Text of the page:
others. As far as experiment has thus far safely carried us, the
atom of gold is a primordial element which remains an atom of
gold and nothing else, no matter with what other atoms it is
associated. So, too, of the atom of silver, or zinc, or
sodium--in short, of each and every one of the seventy-odd
elements. There are, indeed, as we shall see, experiments that
suggest the dissolution of the atom--that suggest, in short, that
the Daltonian atom is misnamed, being a structure that may, under
certain conditions, be broken asunder. But these experiments
have, as yet, the warrant rather of philosophy than of pure
science, and to-day we demand that the philosophy of science
shall be the handmaid of experiment.

When experiment shall have demonstrated that the Daltonian atom
is a compound, and that in truth there is but a single true atom,
which, combining with its fellows perhaps in varying numbers and
in different special relations, produces the Daltonian atoms,
then the philosophical theory of monism will have the
experimental warrant which to-day it lacks; then we shall be a
step nearer to the atom of Democritus in one direction, a step
farther away in the other. We shall be nearer, in that the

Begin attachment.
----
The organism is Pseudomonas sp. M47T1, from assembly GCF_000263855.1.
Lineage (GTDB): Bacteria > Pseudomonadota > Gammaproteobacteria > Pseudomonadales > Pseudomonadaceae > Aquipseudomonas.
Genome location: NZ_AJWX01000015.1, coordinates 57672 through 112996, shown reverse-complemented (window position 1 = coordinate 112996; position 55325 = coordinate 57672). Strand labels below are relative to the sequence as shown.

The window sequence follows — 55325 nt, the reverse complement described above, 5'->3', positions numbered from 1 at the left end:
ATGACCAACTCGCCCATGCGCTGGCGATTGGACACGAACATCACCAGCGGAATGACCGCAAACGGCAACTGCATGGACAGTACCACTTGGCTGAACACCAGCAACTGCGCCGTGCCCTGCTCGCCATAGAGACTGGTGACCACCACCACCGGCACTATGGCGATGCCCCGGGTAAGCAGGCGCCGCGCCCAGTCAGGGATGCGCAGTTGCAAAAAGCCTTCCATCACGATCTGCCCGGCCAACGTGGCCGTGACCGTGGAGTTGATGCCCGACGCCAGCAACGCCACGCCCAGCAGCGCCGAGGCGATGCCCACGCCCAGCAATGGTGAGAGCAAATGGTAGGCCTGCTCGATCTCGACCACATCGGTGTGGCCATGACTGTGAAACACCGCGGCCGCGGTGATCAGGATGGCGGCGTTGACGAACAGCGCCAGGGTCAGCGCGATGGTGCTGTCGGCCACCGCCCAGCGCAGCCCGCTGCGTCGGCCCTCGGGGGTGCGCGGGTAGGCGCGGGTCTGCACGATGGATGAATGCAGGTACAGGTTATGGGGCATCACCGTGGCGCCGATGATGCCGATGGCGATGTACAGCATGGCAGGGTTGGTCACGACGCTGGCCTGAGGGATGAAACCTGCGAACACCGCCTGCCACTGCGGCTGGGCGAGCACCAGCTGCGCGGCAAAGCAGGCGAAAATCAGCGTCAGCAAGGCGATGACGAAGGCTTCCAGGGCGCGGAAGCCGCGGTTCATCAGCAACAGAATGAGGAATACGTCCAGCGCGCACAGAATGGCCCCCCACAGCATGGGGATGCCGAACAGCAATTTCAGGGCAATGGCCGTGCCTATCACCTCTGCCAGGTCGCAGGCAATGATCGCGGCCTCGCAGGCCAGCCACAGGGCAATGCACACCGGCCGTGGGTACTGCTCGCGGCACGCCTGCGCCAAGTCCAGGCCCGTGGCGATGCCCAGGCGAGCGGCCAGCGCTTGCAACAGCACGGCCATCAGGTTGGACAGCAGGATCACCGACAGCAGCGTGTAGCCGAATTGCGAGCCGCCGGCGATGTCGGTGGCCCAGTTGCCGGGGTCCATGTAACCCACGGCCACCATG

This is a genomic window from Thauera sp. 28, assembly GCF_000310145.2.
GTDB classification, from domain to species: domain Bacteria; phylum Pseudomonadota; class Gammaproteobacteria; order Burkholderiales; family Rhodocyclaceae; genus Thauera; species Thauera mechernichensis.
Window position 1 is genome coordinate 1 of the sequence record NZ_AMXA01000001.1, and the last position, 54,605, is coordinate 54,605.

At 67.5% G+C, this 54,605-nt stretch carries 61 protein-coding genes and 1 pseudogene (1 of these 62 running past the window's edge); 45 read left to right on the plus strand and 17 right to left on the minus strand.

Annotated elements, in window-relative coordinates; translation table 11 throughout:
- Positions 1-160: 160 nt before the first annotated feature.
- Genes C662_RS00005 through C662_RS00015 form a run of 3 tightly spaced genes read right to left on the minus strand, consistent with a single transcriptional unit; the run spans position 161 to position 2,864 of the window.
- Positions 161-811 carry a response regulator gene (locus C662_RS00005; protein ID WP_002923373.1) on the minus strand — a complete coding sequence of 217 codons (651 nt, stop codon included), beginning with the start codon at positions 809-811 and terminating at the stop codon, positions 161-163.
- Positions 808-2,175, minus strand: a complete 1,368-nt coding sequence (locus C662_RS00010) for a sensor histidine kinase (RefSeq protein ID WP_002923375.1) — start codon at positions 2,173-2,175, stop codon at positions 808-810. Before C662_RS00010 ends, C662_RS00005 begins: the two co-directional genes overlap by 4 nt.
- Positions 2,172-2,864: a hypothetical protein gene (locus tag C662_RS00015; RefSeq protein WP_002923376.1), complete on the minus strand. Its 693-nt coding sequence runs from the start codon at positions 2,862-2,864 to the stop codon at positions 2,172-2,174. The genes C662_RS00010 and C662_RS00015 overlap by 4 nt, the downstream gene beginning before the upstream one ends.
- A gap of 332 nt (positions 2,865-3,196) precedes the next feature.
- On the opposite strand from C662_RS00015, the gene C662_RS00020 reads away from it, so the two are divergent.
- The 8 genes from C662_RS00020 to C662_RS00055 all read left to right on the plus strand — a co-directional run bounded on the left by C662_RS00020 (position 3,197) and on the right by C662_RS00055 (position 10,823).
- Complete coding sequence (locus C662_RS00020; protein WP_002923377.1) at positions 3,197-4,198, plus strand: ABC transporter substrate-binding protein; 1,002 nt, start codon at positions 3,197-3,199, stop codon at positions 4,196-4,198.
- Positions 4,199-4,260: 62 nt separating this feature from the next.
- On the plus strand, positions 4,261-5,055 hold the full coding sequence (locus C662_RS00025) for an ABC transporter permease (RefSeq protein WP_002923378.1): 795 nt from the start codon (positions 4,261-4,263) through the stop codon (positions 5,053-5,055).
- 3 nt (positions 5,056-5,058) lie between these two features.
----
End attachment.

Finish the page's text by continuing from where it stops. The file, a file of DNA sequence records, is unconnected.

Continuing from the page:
conception of Democritus was, in a sense, monistic; farther away,
in that all the atoms of Democritus, large and small alike, were
considered as permanently fixed in size. Democritus postulated
all his atoms as of the same substance, differing not at all in
quality; yet he was obliged to conceive that the varying size of
the atoms gave to them varying functions which amounted to
qualitative differences. He might claim for his largest atom the
same quality of substance as for his smallest, but so long as he
conceived that the large atoms, when adjusted together to form a
tangible substance, formed a substance different in quality from
the substance which the small atoms would make up when similarly
grouped, this concession amounts to the predication of difference
of quality between the atoms themselves. The entire question
reduces itself virtually to a quibble over the word quality, So
long as one atom conceived to be primordial and indivisible is
conceded to be of such a nature as necessarily to produce a
different impression on our senses, when grouped with its
fellows, from the impression produced by other atoms when
similarly grouped, such primordial atoms do differ among
themselves in precisely the same way for all practical purposes
as do the primordial elements of Anaxagoras.

The monistic conception towards which twentieth- century
chemistry seems to be carrying us may perhaps show that all the
so-called atoms are compounded of a single element. All the true
atoms making up that element may then properly be said to have
the same quality, but none the less will it remain true that the
combinations of that element that go to make up the different
Daltonian atoms differ from one another in quality in precisely
the same sense in which such tangible substances as gold, and
oxygen, and mercury, and diamonds differ from one another. In the
last analysis of the monistic philosophy, there is but one
substance and one quality in the universe. In the widest view of
that philosophy, gold and oxygen and mercury and diamonds are one